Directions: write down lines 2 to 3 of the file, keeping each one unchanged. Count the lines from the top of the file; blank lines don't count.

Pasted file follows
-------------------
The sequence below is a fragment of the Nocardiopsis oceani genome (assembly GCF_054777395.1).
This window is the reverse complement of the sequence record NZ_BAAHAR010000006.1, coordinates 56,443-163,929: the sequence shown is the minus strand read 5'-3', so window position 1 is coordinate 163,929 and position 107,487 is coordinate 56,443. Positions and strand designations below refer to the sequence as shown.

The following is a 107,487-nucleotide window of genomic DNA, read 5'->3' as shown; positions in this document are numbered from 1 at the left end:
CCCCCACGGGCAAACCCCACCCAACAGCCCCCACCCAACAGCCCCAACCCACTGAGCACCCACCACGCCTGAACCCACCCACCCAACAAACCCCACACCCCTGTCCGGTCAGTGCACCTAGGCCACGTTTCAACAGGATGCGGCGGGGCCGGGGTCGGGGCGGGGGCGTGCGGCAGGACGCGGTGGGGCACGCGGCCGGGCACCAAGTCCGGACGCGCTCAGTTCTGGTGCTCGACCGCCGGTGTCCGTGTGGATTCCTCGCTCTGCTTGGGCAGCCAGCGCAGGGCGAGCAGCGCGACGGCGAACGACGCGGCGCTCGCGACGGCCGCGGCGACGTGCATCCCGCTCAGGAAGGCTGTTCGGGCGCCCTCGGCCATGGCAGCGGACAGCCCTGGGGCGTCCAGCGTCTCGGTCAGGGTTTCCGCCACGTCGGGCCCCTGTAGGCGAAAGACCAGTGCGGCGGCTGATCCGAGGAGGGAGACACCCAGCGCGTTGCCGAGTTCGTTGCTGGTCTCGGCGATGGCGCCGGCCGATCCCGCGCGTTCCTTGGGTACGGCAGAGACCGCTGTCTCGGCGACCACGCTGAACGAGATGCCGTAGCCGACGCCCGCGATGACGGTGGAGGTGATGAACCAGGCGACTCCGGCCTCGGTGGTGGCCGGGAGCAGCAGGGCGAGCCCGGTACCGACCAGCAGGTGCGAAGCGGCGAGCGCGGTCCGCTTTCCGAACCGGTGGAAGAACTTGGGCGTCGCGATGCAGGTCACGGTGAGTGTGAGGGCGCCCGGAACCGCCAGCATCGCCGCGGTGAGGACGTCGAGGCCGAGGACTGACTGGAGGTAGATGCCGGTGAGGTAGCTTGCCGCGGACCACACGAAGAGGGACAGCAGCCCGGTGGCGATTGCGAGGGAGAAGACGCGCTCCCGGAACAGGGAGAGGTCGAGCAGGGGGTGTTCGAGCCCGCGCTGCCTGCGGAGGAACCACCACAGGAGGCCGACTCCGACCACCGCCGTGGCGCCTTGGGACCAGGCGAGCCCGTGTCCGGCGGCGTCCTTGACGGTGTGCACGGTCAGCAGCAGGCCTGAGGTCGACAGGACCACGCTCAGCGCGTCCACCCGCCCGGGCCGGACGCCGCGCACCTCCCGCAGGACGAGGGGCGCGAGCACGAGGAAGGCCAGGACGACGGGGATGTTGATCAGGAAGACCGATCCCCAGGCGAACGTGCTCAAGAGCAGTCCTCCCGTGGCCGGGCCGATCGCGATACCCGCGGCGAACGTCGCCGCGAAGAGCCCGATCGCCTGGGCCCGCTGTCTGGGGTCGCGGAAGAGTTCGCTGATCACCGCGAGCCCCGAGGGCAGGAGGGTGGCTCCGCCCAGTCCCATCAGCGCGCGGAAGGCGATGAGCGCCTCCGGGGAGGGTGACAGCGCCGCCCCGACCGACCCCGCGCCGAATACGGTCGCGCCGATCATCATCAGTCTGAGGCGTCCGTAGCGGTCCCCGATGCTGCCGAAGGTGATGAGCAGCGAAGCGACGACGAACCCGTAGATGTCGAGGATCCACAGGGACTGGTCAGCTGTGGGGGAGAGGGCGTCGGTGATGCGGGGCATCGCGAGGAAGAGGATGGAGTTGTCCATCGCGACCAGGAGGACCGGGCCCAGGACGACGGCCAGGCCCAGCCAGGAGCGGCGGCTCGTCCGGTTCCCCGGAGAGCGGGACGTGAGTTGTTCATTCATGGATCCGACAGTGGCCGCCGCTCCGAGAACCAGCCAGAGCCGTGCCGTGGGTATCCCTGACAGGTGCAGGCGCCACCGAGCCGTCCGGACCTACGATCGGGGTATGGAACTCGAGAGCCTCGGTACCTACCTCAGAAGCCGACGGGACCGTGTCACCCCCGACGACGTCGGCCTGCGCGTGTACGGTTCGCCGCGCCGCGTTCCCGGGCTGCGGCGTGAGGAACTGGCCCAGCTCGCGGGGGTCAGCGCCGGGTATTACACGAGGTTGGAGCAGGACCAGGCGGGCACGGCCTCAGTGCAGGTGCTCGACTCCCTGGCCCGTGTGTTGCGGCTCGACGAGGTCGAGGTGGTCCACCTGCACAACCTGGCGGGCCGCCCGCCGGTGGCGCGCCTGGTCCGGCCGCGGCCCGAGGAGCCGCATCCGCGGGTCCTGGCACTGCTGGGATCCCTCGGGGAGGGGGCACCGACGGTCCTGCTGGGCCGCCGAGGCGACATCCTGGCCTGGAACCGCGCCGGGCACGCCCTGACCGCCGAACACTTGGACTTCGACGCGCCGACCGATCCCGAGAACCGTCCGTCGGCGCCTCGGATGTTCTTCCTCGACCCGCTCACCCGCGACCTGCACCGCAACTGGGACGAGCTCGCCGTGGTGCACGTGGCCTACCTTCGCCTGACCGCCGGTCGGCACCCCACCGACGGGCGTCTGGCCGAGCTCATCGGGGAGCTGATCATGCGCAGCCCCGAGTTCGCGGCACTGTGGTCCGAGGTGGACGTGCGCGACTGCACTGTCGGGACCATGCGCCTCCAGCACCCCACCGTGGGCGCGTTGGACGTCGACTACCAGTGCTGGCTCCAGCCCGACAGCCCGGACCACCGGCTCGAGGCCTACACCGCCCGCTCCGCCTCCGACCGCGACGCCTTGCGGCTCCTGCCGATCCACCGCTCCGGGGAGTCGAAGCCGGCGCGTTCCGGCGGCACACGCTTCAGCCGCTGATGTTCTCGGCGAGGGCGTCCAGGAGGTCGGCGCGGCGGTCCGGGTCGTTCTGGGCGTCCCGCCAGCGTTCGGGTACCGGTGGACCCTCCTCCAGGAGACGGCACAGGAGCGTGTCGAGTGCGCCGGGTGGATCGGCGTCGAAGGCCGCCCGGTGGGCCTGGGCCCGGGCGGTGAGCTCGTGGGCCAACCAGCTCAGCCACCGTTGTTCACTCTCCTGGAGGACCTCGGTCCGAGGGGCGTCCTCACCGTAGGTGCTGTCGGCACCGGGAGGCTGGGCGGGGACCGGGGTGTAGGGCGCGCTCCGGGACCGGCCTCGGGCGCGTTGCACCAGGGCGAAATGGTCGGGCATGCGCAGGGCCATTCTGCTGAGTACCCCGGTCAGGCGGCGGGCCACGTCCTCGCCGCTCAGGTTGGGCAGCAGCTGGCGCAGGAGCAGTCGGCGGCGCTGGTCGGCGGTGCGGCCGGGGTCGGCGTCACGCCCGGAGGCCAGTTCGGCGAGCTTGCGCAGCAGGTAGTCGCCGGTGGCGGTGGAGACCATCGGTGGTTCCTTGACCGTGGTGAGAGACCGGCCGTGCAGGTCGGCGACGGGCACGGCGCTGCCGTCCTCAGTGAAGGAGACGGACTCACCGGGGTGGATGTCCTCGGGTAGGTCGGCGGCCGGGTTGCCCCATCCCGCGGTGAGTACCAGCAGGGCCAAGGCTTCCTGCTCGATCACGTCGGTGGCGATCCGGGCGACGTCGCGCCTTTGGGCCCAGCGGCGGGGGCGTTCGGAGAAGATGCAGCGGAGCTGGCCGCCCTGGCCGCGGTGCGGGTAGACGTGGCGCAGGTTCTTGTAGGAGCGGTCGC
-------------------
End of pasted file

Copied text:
This window is the reverse complement of the sequence record NZ_BAAHAR010000006.1, coordinates 56,443-163,929: the sequence shown is the minus strand read 5'-3', so window position 1 is coordinate 163,929 and position 107,487 is coordinate 56,443. Positions and strand designations below refer to the sequence as shown.

The following is a 107,487-nucleotide window of genomic DNA, read 5'->3' as shown; positions in this document are numbered from 1 at the left end: